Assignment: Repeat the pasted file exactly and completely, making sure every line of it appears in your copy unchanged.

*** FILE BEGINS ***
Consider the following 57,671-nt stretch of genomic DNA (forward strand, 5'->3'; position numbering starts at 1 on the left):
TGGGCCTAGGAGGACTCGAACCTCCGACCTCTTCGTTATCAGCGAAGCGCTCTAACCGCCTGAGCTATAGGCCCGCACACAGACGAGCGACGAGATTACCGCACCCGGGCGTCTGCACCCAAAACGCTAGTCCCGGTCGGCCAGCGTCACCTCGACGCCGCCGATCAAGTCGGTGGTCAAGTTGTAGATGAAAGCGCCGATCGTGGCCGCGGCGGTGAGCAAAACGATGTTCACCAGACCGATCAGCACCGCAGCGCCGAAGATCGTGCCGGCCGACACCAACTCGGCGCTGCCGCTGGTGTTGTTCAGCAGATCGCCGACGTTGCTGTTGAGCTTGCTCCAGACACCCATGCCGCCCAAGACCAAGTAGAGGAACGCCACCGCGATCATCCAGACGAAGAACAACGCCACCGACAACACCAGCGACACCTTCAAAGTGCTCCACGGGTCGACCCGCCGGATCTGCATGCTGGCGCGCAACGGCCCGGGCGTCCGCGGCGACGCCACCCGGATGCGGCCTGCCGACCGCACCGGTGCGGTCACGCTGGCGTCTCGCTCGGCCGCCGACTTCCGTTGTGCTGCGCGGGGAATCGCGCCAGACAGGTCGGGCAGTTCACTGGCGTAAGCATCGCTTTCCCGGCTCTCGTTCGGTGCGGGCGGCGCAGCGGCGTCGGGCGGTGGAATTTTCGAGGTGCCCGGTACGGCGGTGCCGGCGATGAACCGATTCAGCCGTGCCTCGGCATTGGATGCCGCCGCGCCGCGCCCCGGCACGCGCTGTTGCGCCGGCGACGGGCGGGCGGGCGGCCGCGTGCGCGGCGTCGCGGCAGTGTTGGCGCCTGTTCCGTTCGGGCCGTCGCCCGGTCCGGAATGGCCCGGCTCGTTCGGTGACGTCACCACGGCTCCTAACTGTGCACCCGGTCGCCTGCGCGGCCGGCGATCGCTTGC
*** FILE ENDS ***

Consider the following 57,671-nt stretch of genomic DNA (forward strand, 5'->3'; position numbering starts at 1 on the left):
TGGGCCTAGGAGGACTCGAACCTCCGACCTCTTCGTTATCAGCGAAGCGCTCTAACCGCCTGAGCTATAGGCCCGCACACAGACGAGCGACGAGATTACCGCACCCGGGCGTCTGCACCCAAAACGCTAGTCCCGGTCGGCCAGCGTCACCTCGACGCCGCCGATCAAGTCGGTGGTCAAGTTGTAGATGAAAGCGCCGATCGTGGCCGCGGCGGTGAGCAAAACGATGTTCACCAGACCGATCAGCACCGCAGCGCCGAAGATCGTGCCGGCCGACACCAACTCGGCGCTGCCGCTGGTGTTGTTCAGCAGATCGCCGACGTTGCTGTTGAGCTTGCTCCAGACACCCATGCCGCCCAAGACCAAGTAGAGGAACGCCACCGCGATCATCCAGACGAAGAACAACGCCACCGACAACACCAGCGACACCTTCAAAGTGCTCCACGGGTCGACCCGCCGGATCTGCATGCTGGCGCGCAACGGCCCGGGCGTCCGCGGCGACGCCACCCGGATGCGGCCTGCCGACCGCACCGGTGCGGTCACGCTGGCGTCTCGCTCGGCCGCCGACTTCCGTTGTGCTGCGCGGGGAATCGCGCCAGACAGGTCGGGCAGTTCACTGGCGTAAGCATCGCTTTCCCGGCTCTCGTTCGGTGCGGGCGGCGCAGCGGCGTCGGGCGGTGGAATTTTCGAGGTGCCCGGTACGGCGGTGCCGGCGATGAACCGATTCAGCCGTGCCTCGGCATTGGATGCCGCCGCGCCGCGCCCCGGCACGCGCTGTTGCGCCGGCGACGGGCGGGCGGGCGGCCGCGTGCGCGGCGTCGCGGCAGTGTTGGCGCCTGTTCCGTTCGGGCCGTCGCCCGGTCCGGAATGGCCCGGCTCGTTCGGTGACGTCACCACGGCTCCTAACTGTGCACCCGGTCGCCTGCGCGGCCGGCGATCGCTTGC